I’ve talked about cancer at decent length (although I could easily go one for many more pages) because it is less well publicly known than some of the other ways that evolutionary theory helps us out in medicine. The increasing resistance of bacteria and viruses to antibiotics is well known. Antibiotic resistance follows standard evolutionary processes, with the result that antibiotic resistant bacteria are expected to kill 10 million people a year by 2050. People have to get a new flu shot every year because the flu viruses are legion and they evolve rapidly to bypass old vaccinations. If we are to accurately predict how the viruses may adapt and properly prepare vaccines for the coming year, evolutionary theory must be taken into account. Without it, the vaccines are much less likely to be effective. Evolutionary studies have pointed out important changes in the Ebola virus and how those changes are affecting its lethality, which will need to be taken into account for effective treatments. Tracking the origins of viruses, like the avian flu or swine flu, gives us information that will be useful in combating them or even stopping them at their source before they become a problem.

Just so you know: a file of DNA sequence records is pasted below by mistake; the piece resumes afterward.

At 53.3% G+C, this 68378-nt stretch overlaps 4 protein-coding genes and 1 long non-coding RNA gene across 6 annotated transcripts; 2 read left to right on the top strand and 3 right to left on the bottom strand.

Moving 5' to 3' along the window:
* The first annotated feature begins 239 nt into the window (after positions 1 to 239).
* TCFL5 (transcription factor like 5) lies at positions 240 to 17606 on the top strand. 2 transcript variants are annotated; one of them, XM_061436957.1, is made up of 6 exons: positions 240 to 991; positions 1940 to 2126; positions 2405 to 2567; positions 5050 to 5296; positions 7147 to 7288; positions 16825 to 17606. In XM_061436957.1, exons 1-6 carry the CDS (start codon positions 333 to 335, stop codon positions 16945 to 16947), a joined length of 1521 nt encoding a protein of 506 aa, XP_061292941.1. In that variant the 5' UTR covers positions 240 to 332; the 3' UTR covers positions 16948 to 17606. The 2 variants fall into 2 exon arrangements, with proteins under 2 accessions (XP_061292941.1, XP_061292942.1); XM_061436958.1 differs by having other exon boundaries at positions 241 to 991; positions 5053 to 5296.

Another place that evolutionary theory comes into play is genetically modified organisms. I won’t get into the arguments about whether or not they are safe to eat, other than to say that there is very little evidence to indicate GMO food is any more dangerous than normal food (i.e., yes, there are certain dangers, but nothing that you won’t find in regular, non-GMO food). There are two things about GMOs that I do want to discuss here. First is the belief that GMOs are somehow altogether different from natural organisms. In truth, DNA is swapped between unrelated organisms all the time. Horizontal gene transfer, such as this DNA swapping is known, has been well known in bacteria for over a hundred years. In the past few decades, it has also been found throughout the plant kingdom and even (what people like to call) higher order animals. It has been estimated that as much as 8% of human DNA comes originally from viruses that made their way into our cells, some of which allowed the evolution of the placenta. We even have bacterial DNA in us.